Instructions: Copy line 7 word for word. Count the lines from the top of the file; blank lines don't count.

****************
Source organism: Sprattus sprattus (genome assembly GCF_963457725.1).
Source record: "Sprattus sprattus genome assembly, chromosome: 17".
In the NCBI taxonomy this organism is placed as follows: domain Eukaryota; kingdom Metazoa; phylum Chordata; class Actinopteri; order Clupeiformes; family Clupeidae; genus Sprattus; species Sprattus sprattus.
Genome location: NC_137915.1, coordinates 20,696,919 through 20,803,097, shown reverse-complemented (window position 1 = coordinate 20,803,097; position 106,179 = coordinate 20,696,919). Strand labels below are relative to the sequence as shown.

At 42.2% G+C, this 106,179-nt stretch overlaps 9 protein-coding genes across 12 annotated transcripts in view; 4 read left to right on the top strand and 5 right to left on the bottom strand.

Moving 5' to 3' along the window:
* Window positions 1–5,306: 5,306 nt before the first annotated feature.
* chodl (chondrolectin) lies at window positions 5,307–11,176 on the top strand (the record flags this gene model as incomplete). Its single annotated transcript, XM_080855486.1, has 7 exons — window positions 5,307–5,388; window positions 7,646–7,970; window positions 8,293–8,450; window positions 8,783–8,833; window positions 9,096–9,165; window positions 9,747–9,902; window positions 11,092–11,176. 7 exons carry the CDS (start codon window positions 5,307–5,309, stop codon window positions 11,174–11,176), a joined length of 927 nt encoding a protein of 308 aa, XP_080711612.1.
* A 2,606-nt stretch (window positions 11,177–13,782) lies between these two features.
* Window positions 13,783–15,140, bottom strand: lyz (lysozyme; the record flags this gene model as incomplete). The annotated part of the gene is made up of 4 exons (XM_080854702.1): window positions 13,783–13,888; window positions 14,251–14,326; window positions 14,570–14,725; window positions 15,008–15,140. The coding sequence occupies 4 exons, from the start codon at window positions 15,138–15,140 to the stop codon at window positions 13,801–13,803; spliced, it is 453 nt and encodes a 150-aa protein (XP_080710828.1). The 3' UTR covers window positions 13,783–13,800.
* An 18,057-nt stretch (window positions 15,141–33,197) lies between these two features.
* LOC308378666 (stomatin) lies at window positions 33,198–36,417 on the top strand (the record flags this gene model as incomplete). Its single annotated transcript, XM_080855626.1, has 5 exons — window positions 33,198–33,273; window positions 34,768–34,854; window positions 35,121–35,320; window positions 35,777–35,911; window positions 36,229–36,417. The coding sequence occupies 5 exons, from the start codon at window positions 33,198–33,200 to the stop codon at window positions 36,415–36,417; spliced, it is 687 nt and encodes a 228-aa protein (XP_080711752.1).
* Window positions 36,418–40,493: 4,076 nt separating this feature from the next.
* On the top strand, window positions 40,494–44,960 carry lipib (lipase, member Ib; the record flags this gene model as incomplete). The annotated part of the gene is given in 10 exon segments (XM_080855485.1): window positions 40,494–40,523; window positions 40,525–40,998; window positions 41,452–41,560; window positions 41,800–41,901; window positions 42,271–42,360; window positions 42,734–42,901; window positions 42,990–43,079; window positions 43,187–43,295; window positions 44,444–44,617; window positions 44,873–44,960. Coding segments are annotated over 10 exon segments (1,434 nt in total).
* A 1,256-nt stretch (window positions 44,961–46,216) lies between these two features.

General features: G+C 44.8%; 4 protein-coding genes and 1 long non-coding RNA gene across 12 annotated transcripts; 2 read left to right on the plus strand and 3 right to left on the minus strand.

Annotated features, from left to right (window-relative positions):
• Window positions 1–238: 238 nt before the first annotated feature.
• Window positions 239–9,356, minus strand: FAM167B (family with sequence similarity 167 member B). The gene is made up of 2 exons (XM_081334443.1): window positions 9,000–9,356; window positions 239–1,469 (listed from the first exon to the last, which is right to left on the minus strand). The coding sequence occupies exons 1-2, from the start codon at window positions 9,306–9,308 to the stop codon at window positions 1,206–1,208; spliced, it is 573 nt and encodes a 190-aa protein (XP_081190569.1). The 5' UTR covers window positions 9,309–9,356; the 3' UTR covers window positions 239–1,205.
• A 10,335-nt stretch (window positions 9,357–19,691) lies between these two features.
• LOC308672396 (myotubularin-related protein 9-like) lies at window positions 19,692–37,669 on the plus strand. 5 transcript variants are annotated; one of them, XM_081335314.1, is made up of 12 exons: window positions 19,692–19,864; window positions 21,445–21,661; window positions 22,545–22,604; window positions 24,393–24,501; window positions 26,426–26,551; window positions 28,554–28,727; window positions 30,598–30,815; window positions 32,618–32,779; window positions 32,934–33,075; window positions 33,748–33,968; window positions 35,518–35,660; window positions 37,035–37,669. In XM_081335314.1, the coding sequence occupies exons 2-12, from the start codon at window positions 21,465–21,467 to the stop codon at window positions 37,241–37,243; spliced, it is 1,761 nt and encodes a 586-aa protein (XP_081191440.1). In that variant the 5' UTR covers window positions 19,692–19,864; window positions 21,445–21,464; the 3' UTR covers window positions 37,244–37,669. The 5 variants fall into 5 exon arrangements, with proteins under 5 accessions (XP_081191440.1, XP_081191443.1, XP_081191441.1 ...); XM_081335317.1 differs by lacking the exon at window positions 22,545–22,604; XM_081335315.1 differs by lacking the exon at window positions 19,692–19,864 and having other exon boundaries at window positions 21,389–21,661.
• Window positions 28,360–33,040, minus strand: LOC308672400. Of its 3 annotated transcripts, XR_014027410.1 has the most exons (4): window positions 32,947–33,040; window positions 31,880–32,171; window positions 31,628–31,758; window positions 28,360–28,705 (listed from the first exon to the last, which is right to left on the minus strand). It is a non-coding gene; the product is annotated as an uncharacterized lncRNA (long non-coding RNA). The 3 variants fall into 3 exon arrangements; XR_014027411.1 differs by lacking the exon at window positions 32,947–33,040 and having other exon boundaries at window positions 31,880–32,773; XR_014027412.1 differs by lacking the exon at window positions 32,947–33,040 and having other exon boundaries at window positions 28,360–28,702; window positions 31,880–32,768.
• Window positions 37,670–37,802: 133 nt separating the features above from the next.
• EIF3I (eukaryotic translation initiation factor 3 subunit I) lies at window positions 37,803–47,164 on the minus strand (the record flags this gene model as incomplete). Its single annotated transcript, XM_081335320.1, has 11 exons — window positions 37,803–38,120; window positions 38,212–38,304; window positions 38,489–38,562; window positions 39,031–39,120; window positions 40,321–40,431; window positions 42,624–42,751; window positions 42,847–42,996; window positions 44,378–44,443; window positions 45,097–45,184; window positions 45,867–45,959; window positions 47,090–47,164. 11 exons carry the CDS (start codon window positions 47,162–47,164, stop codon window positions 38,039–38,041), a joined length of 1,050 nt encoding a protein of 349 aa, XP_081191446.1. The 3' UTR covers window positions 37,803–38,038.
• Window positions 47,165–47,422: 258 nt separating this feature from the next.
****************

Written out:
* Window positions 1–5,306: 5,306 nt before the first annotated feature.